* So, in line with all that, check out nine years ago today, windshield edition.
* Cat with Natitude, Guga edition. (I don't think I'll tell him about the bird of prey demonstrations.)
 

It's summer, and I'm trying to be on a Word Diet, so lots of links, but short and sweet:
* This week's Front Flick, O Brother, Where Art Thou?, tonight at Tingey Plaza.
* Another installment of Truckeroo on Friday.
* One potential candidate for Near Southeast's two ANC single member districts has already picked up nominating petitions: Ed Kaminski, who lives in 6D02.
* Washington Examiner is hot on the Hood. Times two. Shorter version: more people coming (like Nats fans). More stuff coming. But you knew this already.
* Miniature golfing in Canal Park, in a manner of speaking.
* Reunion of Arthur Capper residents last week at Garfield Park.
* There's now lane restrictions on M Street SE between 7th and 11th for the next, oh, 27 months or so, thanks to the DC Water Clean Rivers Project. (This is also why Water Street east of 12th Street is closed.) The work along M got off to a bit of a rough start last month when contractors took over the pocket park at 8th and Potomac without using a particularly light touch.
* Nats Park in the mix for the 2015 MLB All-Star game, but lots of other cities want it, too.
* Across the way: new DC United investors "should boost quest for stadium" at Buzzard Point.
* At least SOME major media organizations know how to credit scoops. {Said while glaring at WashBizJ, though not PhilBizJ}
* Folks at 909 New Jersey, and also 1980s DC nightclubbers, might like this WaPo photo. Especially when compared to this. (The railroad tracks are probably not missed.)
 

I'm a week or so behind on this, but, honestly, I've moved slowly because I just can't believe that only now is the beautiful Beaux Arts WASA O Street Pumping Station being moved through the city's historic landmark designation process.
But it's true, and on Jan. 26 the Historic Preservation Review Board voted 8-0 to designate the 1907 building a landmark to be entered into DC's Inventory of Historic Sites. Then, after being "enhanced by additional research and context," it will be forwarded to the National Register of Historic Places.
The staff recommendation report describes the building, designed by local architect Clement A. Didden, as "an example of a high-style public works project and ... a premier example of Beaux Arts architecture and an important manifestation of the City Beautiful Movement." If you have spent much time looking at it, my refreshed DC Water page has photos from many angles (except inside!).
The first few minutes of the hearing actually are very much worth watching if you want to learn about the building's history and architecture. (Kind of like getting a building tour without going inside.) And it was good to see a representative of DC Water testify that it "stands ready to help" the landmarking: "we are proud of this beautiful building and its prominence on the waterfront." The staff recommendation report gives more information about the application, and you can even wander through the original 2005 (!?!) application.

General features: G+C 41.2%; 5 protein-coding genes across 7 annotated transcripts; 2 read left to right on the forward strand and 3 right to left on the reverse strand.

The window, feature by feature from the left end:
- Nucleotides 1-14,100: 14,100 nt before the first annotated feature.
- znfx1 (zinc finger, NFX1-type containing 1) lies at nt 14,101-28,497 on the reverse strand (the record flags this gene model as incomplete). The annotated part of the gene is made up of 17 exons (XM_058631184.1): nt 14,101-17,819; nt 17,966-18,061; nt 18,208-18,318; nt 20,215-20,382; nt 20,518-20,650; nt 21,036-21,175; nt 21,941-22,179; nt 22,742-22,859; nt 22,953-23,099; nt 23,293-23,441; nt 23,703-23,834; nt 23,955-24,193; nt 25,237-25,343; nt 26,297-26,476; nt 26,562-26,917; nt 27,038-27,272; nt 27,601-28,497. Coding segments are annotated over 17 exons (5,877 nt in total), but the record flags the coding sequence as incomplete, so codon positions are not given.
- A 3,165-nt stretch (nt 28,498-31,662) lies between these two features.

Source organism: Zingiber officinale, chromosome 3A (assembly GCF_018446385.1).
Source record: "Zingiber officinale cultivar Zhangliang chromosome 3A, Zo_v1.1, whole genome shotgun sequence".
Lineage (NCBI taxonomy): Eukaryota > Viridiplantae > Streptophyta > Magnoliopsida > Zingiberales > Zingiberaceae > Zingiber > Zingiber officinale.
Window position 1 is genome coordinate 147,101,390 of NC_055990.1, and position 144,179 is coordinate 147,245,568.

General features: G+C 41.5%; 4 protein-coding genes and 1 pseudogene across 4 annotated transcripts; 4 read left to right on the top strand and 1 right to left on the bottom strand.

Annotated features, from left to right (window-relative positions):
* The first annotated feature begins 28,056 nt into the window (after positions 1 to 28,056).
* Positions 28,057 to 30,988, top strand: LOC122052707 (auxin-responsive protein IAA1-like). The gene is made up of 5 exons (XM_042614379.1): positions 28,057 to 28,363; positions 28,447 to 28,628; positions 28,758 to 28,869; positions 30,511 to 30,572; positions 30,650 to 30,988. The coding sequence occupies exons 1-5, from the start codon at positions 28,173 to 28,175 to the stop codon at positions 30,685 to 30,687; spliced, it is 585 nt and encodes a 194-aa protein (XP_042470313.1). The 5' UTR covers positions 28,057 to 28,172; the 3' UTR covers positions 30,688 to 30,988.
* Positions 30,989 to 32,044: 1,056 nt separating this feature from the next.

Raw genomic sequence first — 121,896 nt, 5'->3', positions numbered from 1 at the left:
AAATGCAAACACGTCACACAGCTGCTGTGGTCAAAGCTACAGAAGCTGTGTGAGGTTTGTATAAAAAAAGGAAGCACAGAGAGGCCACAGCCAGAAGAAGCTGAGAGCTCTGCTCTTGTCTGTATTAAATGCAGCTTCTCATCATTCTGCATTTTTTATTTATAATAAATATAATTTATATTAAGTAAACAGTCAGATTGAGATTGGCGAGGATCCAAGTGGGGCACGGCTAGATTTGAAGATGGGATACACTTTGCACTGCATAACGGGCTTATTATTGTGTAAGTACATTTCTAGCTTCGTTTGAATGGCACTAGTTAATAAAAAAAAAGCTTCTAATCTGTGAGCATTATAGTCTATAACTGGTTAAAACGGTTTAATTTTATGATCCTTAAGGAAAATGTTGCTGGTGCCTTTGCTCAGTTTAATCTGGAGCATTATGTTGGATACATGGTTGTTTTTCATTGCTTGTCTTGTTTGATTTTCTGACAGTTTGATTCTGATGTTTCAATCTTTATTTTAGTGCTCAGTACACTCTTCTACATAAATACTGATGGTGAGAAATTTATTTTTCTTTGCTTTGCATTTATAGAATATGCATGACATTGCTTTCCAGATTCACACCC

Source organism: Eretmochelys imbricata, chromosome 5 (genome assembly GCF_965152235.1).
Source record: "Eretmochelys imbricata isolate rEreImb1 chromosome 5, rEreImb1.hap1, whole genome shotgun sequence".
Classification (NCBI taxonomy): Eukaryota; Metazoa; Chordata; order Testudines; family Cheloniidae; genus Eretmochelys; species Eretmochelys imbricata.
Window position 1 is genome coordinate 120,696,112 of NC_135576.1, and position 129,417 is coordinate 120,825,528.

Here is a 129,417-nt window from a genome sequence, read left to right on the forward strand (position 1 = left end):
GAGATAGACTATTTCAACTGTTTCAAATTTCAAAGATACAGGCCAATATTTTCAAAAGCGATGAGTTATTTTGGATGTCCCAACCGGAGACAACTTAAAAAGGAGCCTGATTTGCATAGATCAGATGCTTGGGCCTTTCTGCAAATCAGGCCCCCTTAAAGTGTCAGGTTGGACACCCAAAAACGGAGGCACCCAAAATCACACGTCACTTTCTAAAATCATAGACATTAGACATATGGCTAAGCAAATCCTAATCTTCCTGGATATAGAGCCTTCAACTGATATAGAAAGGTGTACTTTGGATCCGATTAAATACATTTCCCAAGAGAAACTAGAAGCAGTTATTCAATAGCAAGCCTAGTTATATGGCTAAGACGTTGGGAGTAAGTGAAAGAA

This was not the only action taken in regards to the Pumping Station, however. DC Water needs to build two new structures--the Shaft Structure and the Tide Gate Structure--on the building's north side (facing Tingey Street) as part of the DC Clean Rivers/Combined Sewer Overflow project. Unfortunately, there are no drawings of these designs in the HPRB's staff report, but there are some descriptions, indicating that DC Water and city staff have worked to make them smaller and placed farther apart from each other to lessen the impact on the view of the main building from Tingey. "Overall, staff believes the new structures have been designed to be as compatible as possible with the Main Pumping Station given the significant design constraints." The conceptual designs were approved by HPRB 7-0. (You can watch that part of the hearing, too, should you wish.)
That wasn't the only neighborhood decision on the board's agenda. The HPRB also approved on its consent calendar Forest City's plans for rehabbing the Lumber Shed at the Yards Park, about which I've written much during its trip through the ANC and Zoning processes.
The board did request that Forest City work "to develop and incorporate interpretive signage for the site that will feature historic photographs of the Lumber Shed and narrative information about the history of the structure."
Hope they include shots of its salmon-colored glory days!
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More posts: Lumber Shed/Yards, DC Water (WASA), The Yards
 

ANC 6D has sent around (and posted! yay!) the agenda for its January meeting, scheduled for Monday, Jan. 9 at 7 pm at 1100 4th St., SW in DCRA's second-floor meeting room.
The Near Southeast items of interest could mostly be looked at as sneak previews, or perhaps as items that could be missed if you are better able to fit other upcoming meetings into your calendar (especially, if, say, you were looking for an escape hatch because you'd kinda rather be watching the BCS championship):